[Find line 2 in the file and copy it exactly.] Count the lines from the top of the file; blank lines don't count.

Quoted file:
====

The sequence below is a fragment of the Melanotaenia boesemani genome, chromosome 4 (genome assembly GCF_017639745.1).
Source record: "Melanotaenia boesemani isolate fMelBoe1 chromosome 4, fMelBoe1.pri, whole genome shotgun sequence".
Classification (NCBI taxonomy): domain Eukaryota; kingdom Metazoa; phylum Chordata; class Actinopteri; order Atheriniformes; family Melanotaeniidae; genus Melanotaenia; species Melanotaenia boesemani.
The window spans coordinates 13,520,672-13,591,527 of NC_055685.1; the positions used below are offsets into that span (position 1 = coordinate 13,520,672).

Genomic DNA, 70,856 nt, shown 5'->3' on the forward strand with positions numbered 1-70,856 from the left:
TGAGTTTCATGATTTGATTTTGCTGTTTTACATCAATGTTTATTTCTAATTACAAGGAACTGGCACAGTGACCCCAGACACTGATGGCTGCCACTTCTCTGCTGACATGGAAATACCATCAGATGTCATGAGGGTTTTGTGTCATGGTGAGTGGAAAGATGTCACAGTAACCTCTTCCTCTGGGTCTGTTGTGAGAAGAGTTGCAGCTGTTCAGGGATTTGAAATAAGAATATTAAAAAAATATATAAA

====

Source record: "Melanotaenia boesemani isolate fMelBoe1 chromosome 4, fMelBoe1.pri, whole genome shotgun sequence".